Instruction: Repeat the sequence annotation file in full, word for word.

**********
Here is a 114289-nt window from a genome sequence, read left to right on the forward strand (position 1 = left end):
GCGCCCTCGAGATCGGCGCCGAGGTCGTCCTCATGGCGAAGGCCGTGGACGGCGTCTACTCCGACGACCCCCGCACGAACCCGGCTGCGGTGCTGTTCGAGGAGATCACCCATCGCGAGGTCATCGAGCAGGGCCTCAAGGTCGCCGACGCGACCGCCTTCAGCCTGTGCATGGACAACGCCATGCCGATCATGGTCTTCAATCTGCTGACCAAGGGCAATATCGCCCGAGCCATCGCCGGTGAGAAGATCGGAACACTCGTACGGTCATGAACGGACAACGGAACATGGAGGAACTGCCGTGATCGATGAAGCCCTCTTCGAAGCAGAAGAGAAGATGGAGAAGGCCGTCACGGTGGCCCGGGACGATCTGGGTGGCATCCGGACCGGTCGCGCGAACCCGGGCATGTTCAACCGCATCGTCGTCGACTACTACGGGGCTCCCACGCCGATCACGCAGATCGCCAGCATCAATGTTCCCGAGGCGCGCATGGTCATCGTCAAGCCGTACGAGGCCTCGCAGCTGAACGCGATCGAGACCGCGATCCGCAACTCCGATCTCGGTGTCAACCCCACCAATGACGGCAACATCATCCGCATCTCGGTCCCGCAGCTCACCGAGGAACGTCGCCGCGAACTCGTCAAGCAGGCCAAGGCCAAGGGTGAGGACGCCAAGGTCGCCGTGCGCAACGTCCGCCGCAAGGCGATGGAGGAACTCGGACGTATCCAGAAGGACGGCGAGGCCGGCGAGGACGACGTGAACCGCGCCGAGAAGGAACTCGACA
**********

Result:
Here is a 114289-nt window from a genome sequence, read left to right on the forward strand (position 1 = left end):
GCGCCCTCGAGATCGGCGCCGAGGTCGTCCTCATGGCGAAGGCCGTGGACGGCGTCTACTCCGACGACCCCCGCACGAACCCGGCTGCGGTGCTGTTCGAGGAGATCACCCATCGCGAGGTCATCGAGCAGGGCCTCAAGGTCGCCGACGCGACCGCCTTCAGCCTGTGCATGGACAACGCCATGCCGATCATGGTCTTCAATCTGCTGACCAAGGGCAATATCGCCCGAGCCATCGCCGGTGAGAAGATCGGAACACTCGTACGGTCATGAACGGACAACGGAACATGGAGGAACTGCCGTGATCGATGAAGCCCTCTTCGAAGCAGAAGAGAAGATGGAGAAGGCCGTCACGGTGGCCCGGGACGATCTGGGTGGCATCCGGACCGGTCGCGCGAACCCGGGCATGTTCAACCGCATCGTCGTCGACTACTACGGGGCTCCCACGCCGATCACGCAGATCGCCAGCATCAATGTTCCCGAGGCGCGCATGGTCATCGTCAAGCCGTACGAGGCCTCGCAGCTGAACGCGATCGAGACCGCGATCCGCAACTCCGATCTCGGTGTCAACCCCACCAATGACGGCAACATCATCCGCATCTCGGTCCCGCAGCTCACCGAGGAACGTCGCCGCGAACTCGTCAAGCAGGCCAAGGCCAAGGGTGAGGACGCCAAGGTCGCCGTGCGCAACGTCCGCCGCAAGGCGATGGAGGAACTCGGACGTATCCAGAAGGACGGCGAGGCCGGCGAGGACGACGTGAACCGCGCCGAGAAGGAACTCGACA